You can say the same for character. If you tell the truth all of the time when it doesn't matter that much you just might still do it when it does. Manners are the same way. Sometimes please and thank you comes out of me before I've even thought about what the situation calls for and before I get distracted or forget. It's on automatic. Some things need to be.

You could also argue that great things are often built out of continued showing up and doing what you can no matter what. Mozart wrote some compositions that are frankly not all that terrific. But it is entirely likely that he gained something from each and every one of them no matter how mediocre. I mean, it seems hardly coincidental that most great composer's best works fall near the end of their lives, and then they come more often. There must have been learning going on in all of those earlier works. How? By constantly doing it. Even when the immediate yield was no masterpiece. Maybe they were sick or tired or just not feeling inspired.

It's possible that some of these masterpieces wouldn't exist without a conscious decision to write something that wasn't so terrific but ended up teaching a vital lesson for later. I can't absolutely prove that. But I choose to believe it.

Friday, July 26, 2019

Tumbleweed Season

When I lived in Illinois, several years ago, I thought of July as Tumbleweed Season. Meaning it was so quiet the calm was interrupted only by the occasional tumbleweed blowing through.

July was the time when everybody who could get out of town left for vacation, and activities mostly ceased in anticipation of the Great Fall Start-up. The Busy Time (that is, the Academic Year) had of course crept in both directions, running later in the year and swallowing June, and with the university students arriving in August it was no longer safe to take vacation so late in the summer because things were starting again earlier than they used to. That left July. Hot, placid, featureless, lonely July.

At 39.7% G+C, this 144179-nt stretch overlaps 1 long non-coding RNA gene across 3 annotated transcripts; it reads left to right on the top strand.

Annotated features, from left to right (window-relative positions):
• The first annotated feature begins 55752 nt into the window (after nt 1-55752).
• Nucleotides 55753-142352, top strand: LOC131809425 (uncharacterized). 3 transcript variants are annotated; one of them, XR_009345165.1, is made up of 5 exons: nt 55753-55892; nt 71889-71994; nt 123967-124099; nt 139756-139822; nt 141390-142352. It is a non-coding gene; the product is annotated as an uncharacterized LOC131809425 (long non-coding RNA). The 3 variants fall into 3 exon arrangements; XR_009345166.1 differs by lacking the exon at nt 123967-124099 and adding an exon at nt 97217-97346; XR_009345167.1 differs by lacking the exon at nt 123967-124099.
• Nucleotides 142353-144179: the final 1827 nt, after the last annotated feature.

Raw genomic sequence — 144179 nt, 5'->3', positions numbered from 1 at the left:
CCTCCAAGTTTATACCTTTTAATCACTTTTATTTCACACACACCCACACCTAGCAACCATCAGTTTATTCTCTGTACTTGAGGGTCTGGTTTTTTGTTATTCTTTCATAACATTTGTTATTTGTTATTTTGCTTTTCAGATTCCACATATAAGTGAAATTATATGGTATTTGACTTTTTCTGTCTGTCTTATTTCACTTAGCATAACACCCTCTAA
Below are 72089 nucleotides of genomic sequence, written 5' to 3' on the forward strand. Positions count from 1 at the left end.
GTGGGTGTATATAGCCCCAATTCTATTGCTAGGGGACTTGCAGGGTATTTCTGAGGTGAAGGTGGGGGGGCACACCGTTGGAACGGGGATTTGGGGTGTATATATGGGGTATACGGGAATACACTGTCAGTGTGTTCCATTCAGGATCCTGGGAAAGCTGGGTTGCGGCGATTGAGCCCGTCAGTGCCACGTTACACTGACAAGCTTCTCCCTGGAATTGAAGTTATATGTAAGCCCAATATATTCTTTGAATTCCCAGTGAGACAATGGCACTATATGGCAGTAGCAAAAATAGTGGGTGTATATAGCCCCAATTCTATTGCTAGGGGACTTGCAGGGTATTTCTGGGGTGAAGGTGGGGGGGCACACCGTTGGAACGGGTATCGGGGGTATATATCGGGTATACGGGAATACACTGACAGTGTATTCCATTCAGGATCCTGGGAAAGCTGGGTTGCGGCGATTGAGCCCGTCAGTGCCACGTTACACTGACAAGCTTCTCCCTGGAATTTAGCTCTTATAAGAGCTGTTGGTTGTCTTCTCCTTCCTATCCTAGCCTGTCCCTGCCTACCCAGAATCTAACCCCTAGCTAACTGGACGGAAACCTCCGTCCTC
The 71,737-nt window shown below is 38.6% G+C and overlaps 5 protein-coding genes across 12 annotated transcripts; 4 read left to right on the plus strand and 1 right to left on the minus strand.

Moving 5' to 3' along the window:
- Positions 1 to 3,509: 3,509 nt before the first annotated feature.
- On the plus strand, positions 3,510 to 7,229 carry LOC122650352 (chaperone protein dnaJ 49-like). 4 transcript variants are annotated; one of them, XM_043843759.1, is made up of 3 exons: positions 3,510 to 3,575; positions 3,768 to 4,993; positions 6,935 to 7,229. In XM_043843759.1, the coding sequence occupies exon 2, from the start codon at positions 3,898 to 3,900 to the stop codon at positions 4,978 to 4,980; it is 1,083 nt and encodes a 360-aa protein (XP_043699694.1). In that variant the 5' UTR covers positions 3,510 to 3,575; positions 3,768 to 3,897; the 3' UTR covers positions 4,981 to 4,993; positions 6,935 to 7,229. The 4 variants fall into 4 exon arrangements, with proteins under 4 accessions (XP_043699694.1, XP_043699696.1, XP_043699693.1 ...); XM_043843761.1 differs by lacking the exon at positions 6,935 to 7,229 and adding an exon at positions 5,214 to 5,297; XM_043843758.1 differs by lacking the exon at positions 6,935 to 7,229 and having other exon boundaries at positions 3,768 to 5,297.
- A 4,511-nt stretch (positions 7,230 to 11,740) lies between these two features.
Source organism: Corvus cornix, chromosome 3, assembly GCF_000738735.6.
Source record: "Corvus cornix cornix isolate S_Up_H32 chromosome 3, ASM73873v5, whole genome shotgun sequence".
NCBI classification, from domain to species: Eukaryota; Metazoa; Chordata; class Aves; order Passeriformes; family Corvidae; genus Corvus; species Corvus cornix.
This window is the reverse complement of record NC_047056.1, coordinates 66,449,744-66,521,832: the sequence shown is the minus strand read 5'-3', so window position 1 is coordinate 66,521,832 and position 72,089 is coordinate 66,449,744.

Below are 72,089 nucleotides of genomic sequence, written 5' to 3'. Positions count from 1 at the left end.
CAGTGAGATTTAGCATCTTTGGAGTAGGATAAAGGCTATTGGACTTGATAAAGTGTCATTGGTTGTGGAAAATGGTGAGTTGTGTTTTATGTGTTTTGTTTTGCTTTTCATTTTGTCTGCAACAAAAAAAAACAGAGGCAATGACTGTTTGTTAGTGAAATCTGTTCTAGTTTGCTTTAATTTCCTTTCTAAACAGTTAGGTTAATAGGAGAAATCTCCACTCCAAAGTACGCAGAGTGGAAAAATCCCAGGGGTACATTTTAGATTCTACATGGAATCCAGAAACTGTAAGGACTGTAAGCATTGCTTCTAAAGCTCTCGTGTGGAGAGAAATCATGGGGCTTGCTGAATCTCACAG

This year my July was crowned with a concert at St. Paul's Cathedral in Pittsburgh, the last of a series of five performances in a month, consisting of four different programs, on two distinctly different instruments (piano and organ). That hardly made it a month for lounging around.

And when I awoke from my temporary stupor there was a moment of reckoning. Because I like to panic early I realized I had better get started full speed on the programs for the fall. After the organ concert in September there is a series of five lecture recitals within the span of a month and another program on its heels. I have a couple of things in August, too, but they don't really count in the
category "additional preparation needed."

I am not a person who likes to brag-complain about how busy I am in order to sound like I have significance in the universe, however. Instead, I have been focusing on the importance of the quiet spaces in between the fevered activity. They are important, particularly when they are short-lived. A person who is full of tension all of the time is in trouble. And it is not a very useful strategy. Even playing the piano requires an awful lot of relaxation, balance, and poise. Amateurs who don't know how and where to relax remain amateurs. Complicated passages with gallons of notes will forever remain out of the reach of the tense. At every level, micro and macro, rest is important.